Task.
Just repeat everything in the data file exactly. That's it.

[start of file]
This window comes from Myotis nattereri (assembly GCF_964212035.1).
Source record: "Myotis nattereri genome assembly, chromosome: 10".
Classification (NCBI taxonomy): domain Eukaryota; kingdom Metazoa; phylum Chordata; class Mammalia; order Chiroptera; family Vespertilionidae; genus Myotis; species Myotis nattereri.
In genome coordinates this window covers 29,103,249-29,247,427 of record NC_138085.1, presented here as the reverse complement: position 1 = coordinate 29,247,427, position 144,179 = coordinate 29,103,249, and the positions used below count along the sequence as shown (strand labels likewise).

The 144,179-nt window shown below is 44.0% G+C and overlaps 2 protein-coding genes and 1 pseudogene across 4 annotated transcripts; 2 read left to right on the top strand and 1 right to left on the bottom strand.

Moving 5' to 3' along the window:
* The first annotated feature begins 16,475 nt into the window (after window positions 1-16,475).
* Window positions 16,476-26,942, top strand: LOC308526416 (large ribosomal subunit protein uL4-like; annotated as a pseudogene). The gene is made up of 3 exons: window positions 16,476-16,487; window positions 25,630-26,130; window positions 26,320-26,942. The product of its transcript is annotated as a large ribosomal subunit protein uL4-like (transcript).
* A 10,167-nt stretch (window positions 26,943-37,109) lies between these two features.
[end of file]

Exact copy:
This window comes from Myotis nattereri (assembly GCF_964212035.1).
Source record: "Myotis nattereri genome assembly, chromosome: 10".
Classification (NCBI taxonomy): domain Eukaryota; kingdom Metazoa; phylum Chordata; class Mammalia; order Chiroptera; family Vespertilionidae; genus Myotis; species Myotis nattereri.
In genome coordinates this window covers 29,103,249-29,247,427 of record NC_138085.1, presented here as the reverse complement: position 1 = coordinate 29,247,427, position 144,179 = coordinate 29,103,249, and the positions used below count along the sequence as shown (strand labels likewise).

The 144,179-nt window shown below is 44.0% G+C and overlaps 2 protein-coding genes and 1 pseudogene across 4 annotated transcripts; 2 read left to right on the top strand and 1 right to left on the bottom strand.

Moving 5' to 3' along the window:
* The first annotated feature begins 16,475 nt into the window (after window positions 1-16,475).
* Window positions 16,476-26,942, top strand: LOC308526416 (large ribosomal subunit protein uL4-like; annotated as a pseudogene). The gene is made up of 3 exons: window positions 16,476-16,487; window positions 25,630-26,130; window positions 26,320-26,942. The product of its transcript is annotated as a large ribosomal subunit protein uL4-like (transcript).
* A 10,167-nt stretch (window positions 26,943-37,109) lies between these two features.